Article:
Post T-Charge, switch from ownership to usership in cities is needed, say industry experts

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Author: | Updated: 23 Oct 2017 15:40

Following the introduction of the T-Charge in central London, the British Vehicle Rental and Leasing Association (BVRLA) has published a blueprint on how to move away from diesel vehicles in urban areas - including switching from vehicle ownership to vehicle usership in big cities.

Although the BVRLA has welcomed the fact that the T-Charge does not penalise drivers of newer cleaner diesel vehicles and instead focusses on pre-Euro 4/IV diesel and petrol vehicles travelling in the zone, it believes that diesels have “no long-term future in our cities”, especially with other UK cities likely to follow London’s lead by 2020.

Older diesels contribute to urban air pollution in particular.

The report has four main conclusions:

  • The government should focus its efforts on reducing diesel car use in urban areas. Around one-third of car use is on urban roads and electric and hybrid cars represent an increasingly affordable alternative;
  • A steady transition away from using diesel vehicles will enable the supply chain and consumers to move to alternative technologies without incurring too many costs;
  • Government policy should focus on trying to reduce car ownership instead of just choosing alternative vehicles. A scrappage scheme that provides mobility credits for public transport, car club and car rental journeys could stimulate this behaviour change;
  • The government needs to provide a consistent clean air zone policy framework across the UK to avoid placing extra burdens or costs on people and businesses driving between urban areas.
  • Is diesel is still best for long-distance driving?

    Still a future for long–distance diesel drivers?

    Despite a surge in the number of hybrids being leased, the BVRLA is keen to point out that there is still very much a future for diesel for personal and business transport – particularly for those who don’t regularly drive in urban areas.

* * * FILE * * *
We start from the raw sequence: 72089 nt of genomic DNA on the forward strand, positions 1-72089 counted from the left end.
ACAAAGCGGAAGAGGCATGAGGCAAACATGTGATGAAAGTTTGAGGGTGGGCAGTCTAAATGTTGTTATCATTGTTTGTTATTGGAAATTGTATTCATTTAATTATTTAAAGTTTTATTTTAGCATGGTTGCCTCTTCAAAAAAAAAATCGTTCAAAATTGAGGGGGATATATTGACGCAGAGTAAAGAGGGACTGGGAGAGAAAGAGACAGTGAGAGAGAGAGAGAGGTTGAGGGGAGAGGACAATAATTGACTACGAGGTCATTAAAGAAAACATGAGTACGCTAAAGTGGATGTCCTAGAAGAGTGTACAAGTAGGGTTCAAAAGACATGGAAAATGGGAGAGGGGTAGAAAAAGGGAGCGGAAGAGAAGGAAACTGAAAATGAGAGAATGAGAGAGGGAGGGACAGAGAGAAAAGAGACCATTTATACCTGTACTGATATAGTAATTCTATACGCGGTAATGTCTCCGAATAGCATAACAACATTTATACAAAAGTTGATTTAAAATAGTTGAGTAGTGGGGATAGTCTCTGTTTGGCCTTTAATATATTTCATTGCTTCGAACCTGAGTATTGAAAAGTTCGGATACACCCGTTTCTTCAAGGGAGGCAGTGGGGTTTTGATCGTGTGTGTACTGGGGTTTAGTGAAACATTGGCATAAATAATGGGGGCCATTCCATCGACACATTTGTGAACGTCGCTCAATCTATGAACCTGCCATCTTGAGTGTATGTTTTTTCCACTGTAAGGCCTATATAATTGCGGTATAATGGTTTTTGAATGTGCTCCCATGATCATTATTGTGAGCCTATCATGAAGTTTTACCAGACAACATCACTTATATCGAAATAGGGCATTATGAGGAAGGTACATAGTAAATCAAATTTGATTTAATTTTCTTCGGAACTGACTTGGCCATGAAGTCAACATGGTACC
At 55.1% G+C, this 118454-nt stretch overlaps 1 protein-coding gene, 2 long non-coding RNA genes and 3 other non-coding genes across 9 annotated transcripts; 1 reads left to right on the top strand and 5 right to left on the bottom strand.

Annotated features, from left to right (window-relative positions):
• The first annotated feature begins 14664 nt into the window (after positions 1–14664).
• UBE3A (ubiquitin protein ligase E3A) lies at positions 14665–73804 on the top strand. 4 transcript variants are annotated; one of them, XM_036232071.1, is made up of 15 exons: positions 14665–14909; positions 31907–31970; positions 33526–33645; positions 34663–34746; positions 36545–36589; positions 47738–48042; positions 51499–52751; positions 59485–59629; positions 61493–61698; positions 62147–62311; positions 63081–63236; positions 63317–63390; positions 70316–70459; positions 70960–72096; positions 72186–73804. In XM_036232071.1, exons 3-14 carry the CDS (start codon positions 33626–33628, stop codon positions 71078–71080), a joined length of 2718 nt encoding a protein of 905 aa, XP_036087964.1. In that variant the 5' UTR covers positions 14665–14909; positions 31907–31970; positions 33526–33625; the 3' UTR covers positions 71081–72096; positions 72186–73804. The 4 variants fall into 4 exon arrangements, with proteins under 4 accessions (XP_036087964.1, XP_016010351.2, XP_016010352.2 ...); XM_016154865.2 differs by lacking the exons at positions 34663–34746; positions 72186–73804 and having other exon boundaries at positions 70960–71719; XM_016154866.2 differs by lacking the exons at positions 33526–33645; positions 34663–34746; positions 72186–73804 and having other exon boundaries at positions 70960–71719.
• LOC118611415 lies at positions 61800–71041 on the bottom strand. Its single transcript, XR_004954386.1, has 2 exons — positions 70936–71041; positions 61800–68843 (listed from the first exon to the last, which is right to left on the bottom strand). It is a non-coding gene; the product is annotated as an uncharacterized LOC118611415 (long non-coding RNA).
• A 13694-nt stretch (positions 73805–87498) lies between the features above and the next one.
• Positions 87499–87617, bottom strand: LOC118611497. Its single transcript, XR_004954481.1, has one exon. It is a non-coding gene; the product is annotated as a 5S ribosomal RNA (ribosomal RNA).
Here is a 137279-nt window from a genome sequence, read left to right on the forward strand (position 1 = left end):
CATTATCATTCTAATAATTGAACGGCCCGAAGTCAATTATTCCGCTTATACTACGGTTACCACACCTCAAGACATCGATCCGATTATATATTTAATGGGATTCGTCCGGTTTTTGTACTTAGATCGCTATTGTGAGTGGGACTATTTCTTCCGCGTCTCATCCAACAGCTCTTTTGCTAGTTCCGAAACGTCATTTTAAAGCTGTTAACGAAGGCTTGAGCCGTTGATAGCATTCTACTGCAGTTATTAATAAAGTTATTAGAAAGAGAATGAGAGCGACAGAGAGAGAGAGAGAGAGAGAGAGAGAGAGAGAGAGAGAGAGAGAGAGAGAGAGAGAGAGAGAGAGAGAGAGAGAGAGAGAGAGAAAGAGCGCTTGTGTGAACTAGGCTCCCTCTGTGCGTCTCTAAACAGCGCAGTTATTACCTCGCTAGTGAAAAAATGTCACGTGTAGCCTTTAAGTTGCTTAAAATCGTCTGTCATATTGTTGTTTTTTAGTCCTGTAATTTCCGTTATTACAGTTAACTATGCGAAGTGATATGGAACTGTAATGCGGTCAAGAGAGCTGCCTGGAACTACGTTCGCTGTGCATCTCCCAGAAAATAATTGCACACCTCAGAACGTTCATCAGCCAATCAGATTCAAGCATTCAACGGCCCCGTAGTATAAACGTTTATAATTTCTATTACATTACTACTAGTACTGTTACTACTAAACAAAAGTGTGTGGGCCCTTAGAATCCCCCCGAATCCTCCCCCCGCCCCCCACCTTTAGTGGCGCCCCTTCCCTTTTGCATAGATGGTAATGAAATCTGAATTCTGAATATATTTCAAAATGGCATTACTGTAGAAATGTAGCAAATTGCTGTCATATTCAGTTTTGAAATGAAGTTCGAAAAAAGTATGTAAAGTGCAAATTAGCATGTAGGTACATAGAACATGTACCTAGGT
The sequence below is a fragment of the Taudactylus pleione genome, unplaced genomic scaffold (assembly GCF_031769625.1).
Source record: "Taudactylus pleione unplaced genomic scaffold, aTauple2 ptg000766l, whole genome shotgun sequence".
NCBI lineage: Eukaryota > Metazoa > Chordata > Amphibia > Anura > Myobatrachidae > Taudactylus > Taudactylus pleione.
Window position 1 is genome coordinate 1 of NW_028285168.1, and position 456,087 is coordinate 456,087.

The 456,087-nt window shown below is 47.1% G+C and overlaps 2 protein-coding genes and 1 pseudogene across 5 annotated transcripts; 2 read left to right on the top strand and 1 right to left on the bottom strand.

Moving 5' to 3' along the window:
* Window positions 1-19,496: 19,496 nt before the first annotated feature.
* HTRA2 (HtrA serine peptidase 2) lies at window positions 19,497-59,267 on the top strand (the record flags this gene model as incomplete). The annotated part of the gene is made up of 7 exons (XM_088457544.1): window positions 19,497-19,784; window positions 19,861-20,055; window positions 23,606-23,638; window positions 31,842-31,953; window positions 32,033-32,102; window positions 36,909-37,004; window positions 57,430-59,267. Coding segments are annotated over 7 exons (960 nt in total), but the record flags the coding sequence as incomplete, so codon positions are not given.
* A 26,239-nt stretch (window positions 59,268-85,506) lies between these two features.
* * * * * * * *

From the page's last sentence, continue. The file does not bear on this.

BVRLA chief executive, Gerry Keaney said: “Diesel vehicles play an essential role in transporting goods and people around the country, but the emissions they produce on low-speed urban roads means they have no long-term future in our cities”.

    “We need a carefully blended set of incentives and restrictions that removes the oldest, most polluting diesel vehicles without crippling our economy or punishing people for decisions they have already made.”

    “The vehicle rental and leasing industry has a huge stake in this transition and we look forward to working with local and national government to deliver a workable solution.”

    Lease cars are among the cleanest on the road.

    Responding to the release of the UK Air Quality Plan in June, the BVRLA has previously called for a carefully blended combination of incentives and restrictions that encourage more sustainable travel behaviour, but don’t punish people for decisions that have already been made based on previous government policy.

    Here’s a full list of what the BVRLA has called on the government to do:

    • Set out guidance relating to Clean Air Zone policy to ensure consistency;
    • Work with the BVRLA to develop engaging campaigns to promote vehicle rental and leasing;
    • Provide confidence by stating that all Euro 6 emissions standard vehicles will not incur any costs or restrictions;
    • Make sure any new taxes don’t punish individuals or business because they made their decisions based on previous policy;
    • Ensure diesel scrappage schemes are flexible and targeted at the right audience;
    • Continue to fund Plug-In hybrid and zero-emission vehicle grants and make sure incentives keep up with technology;
    • Create a more consistent tax policy than the current system.

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